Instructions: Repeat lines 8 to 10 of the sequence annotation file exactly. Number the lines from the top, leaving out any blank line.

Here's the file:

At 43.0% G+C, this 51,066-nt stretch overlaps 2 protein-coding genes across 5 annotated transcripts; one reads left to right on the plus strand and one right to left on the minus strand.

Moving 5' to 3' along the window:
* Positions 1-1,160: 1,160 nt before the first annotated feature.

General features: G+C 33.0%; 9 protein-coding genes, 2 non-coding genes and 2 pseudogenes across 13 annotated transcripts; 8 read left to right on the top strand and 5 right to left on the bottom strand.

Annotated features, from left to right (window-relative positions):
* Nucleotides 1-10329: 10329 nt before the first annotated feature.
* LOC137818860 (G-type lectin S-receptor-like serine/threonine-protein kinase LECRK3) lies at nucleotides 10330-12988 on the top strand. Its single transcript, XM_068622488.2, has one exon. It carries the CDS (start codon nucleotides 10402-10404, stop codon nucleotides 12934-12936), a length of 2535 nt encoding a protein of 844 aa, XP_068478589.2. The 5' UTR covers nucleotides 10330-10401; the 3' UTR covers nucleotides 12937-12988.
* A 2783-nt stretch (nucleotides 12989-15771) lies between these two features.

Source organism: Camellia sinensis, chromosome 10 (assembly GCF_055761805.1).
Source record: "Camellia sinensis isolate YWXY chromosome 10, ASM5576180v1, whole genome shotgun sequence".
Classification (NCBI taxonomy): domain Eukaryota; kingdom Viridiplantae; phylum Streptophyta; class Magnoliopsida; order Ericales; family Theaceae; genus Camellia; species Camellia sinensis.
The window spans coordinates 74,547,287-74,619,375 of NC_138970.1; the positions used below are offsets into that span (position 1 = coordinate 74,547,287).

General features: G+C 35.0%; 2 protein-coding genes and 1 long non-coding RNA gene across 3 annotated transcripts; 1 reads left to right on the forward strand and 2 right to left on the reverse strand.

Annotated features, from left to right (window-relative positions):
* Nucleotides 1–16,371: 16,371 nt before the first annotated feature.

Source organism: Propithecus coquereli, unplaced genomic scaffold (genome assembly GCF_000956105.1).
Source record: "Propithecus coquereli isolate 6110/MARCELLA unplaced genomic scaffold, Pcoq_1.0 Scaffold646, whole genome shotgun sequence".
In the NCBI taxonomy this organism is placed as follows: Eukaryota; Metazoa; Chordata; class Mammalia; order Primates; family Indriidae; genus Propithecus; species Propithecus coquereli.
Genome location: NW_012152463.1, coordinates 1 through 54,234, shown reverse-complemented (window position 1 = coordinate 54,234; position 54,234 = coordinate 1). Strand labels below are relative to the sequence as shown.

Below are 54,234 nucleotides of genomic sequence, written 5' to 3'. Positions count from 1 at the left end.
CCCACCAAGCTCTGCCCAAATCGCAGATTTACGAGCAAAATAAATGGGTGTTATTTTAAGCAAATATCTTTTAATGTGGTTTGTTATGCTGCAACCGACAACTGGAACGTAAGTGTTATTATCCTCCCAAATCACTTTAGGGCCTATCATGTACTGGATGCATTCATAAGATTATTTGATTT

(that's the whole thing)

* A 2783-nt stretch (nucleotides 12989-15771) lies between these two features.

Source organism: Camellia sinensis, chromosome 10 (assembly GCF_055761805.1).
Source record: "Camellia sinensis isolate YWXY chromosome 10, ASM5576180v1, whole genome shotgun sequence".